In the aftermath of the Arab Spring in 2011 and the ensuing uprising of the Cyrenaica region against the rule of the dictator Gaddafi, NATO decided to side with the revolutionaries of Benghazi to topple him. However, NATO directed the war operations from the skies and never fielded any foot soldiers to mop up the floor. In a March 2015 article in Foreign Policy, Ethan Chorin wrote:

“The current situation in Libya is the product of a series of significant mistakes, erroneous assumptions, and myths that date back to NATO intervention in 2011. The United States and its NATO allies made a fundamental mistake in not imposing a robust reconstruction plan on Libya and stabilizing the country before radicalism was able to flourish. Even U.S. President Barack Obama understands that this was a mistake: In an interview last year with the New York Times, he cited lack of a plan for “the day after Qaddafi is gone” as potentially one of his biggest foreign-policy regrets. (The Libyans, of course, share much of the blame too.)”

As Gaddafi’s forces started withdrawing from various regions, religious and tribal groups moved in and helped themselves to the huge arsenal left behind. And with that came the temptation to rule and gain access to a share of the oil cake. At the fall of the dictator in October 2011, there were over 300 armed groups, all dreaming of leadership and control.

In May 2014, Libyan General Khalifa Haftar, with support from the U.S., Egypt, UAE, and Saudi Arabia, led an army from the east to rid the country of the powerful Islamist groups. His secular-oriented movement, dubbed “Operation Dignity,” in spite of a few limited successes, soon faltered miserably.

In reaction to the establishment of Haftar’s movement, the Islamists, supported by Turkey and Qatar, put together their own front, Fajr Libya (“Libya Dawn”), on July 13, 2014. The declared aim of Fajr Libya was to correct the direction of the revolution and set up a stable government; the undeclared objective was to turn Libya into an Islamist country. Fajr Libya was made up of several Islamist militias, all dreaming of power, wealth, and religious consecration:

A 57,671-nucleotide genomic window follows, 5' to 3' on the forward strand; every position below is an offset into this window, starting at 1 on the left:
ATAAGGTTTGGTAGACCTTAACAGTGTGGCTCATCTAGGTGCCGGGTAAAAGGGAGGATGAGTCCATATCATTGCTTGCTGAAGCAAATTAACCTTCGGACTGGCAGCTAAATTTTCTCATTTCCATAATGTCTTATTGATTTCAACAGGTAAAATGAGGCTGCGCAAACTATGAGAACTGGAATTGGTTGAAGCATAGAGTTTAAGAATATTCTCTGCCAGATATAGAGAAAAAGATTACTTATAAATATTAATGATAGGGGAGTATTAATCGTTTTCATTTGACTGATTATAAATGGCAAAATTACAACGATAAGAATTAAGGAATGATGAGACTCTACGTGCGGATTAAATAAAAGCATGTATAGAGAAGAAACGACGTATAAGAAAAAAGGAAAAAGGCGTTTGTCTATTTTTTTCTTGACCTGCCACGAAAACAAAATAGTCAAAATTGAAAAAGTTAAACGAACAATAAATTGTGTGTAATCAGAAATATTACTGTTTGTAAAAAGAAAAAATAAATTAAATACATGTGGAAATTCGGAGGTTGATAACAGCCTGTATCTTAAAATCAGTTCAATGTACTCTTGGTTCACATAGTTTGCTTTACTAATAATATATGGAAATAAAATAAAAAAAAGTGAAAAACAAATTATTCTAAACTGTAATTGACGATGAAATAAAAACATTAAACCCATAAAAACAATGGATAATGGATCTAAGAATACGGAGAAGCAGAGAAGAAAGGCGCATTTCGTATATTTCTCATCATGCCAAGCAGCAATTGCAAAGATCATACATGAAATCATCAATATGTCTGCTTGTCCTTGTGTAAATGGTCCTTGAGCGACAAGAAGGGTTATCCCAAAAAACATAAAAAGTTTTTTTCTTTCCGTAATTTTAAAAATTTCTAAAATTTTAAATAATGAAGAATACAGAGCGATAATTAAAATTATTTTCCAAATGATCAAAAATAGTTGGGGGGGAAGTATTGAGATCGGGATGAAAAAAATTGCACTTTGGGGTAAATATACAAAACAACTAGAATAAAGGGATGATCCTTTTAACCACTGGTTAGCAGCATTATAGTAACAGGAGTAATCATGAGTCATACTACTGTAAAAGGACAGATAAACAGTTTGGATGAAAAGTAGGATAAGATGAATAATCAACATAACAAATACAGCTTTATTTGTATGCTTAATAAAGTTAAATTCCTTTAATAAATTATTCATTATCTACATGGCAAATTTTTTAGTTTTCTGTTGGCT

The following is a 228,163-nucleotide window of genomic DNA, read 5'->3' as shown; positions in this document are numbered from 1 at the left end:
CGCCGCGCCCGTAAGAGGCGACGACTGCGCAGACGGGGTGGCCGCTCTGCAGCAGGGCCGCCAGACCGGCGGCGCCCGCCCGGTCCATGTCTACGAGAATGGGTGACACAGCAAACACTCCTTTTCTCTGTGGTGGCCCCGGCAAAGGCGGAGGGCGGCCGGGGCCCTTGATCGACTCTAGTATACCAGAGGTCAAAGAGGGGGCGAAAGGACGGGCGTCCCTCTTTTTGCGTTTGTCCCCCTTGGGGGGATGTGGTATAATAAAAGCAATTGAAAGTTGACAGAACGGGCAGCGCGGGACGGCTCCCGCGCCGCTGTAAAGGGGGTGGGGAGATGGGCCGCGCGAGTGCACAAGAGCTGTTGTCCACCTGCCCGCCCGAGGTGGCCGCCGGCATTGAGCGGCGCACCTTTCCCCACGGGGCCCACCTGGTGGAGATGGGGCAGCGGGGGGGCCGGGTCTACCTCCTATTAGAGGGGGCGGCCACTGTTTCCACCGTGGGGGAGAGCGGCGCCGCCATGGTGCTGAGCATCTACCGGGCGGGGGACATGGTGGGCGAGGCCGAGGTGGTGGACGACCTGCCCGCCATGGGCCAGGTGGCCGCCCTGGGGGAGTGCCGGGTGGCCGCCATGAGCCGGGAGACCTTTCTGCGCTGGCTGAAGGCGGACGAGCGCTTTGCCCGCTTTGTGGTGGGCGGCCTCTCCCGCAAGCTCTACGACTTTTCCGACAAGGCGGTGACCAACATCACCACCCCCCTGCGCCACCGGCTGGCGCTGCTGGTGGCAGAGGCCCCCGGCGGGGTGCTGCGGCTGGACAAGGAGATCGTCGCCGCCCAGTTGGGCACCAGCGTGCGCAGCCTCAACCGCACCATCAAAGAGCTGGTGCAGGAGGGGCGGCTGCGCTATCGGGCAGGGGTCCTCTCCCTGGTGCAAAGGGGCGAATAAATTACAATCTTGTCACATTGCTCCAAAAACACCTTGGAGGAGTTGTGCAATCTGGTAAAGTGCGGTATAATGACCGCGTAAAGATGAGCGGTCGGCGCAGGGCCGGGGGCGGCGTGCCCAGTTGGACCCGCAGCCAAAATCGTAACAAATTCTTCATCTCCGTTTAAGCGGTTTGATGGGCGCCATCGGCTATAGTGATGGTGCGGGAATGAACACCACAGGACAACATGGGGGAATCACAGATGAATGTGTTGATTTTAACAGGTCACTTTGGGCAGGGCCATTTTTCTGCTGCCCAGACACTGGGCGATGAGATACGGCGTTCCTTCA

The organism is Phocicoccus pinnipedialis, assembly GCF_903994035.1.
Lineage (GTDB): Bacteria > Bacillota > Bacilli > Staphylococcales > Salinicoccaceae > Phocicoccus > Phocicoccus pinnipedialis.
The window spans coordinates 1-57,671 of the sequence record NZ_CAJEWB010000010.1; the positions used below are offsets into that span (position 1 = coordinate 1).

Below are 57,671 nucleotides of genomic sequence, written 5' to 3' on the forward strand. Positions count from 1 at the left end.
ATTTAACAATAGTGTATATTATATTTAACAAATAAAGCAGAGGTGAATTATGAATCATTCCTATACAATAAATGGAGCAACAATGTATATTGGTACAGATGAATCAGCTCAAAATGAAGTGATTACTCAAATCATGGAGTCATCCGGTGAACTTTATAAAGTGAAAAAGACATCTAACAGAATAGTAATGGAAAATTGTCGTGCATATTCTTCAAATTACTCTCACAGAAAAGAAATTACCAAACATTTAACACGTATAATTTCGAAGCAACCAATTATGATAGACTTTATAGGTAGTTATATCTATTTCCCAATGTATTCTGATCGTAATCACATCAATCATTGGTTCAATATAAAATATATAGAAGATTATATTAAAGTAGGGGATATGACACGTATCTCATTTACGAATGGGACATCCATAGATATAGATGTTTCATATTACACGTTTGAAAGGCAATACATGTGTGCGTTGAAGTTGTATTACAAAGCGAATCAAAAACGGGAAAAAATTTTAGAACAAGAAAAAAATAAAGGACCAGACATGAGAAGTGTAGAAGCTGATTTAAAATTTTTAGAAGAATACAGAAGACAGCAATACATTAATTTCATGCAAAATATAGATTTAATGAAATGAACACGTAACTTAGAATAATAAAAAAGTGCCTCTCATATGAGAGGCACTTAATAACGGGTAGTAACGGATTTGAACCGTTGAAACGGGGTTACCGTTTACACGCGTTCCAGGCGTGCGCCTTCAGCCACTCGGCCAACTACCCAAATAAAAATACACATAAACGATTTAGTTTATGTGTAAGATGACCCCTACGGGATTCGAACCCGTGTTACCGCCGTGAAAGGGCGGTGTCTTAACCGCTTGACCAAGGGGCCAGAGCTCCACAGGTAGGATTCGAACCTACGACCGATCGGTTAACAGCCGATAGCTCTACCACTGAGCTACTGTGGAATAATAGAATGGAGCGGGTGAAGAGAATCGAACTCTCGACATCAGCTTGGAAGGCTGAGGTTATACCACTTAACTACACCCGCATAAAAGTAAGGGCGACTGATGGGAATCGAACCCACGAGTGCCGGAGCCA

• The Muslim Brotherhood
  • Libyan Shield Militia of Misrata with links with the Ikhwane (brotherhood)
  • The Tripoli Brigade, of the famous Islamist leader Belhaj, who had opposed Gaddafi openly
  • The Libya Revolutionaries Operation Room

The Fajr Libya front was, in addition, allied to a large group of heavily armed brigades, each controlling one tribe or region and reflecting the disintegration of Libya into small emirates reminiscent of the taifas in Arab Spain.


During the Barbary Coast era, that lasted from the 16th to the 19th century, North Africa developed a taste for piracy, under the religious justification of jihad al-bahr (sea jihad) that protected dar al-slam (the land of Islam) from the onslaught of dar al-kufr (the land of the infidels), especially after the fall of Grenada in 1492 and the ensuing Reconquista. It was very much an easy gain of goods and slaves.

Today, the tribal piracy instinct seems strong, and yet again, for various reasons: affirmation of tribal undemocratic and patriarchal power under the cover of Islam; the ability to dispose of the riches of the country directly by selling oil and benefitting from its revenues without having to pay any taxes to a central government; undertaking contraband commerce; and, most importantly, organizing immigration traffic to Europe, unhindered.


For the above-mentioned reasons, many of these groups and the warlords of Libya would see a Libyan national reconciliation as a threat to their unlimited power and lucrative business and are certainly behind the terrorist attack, one way or the other, that took place in Zliten on January 7, 2016.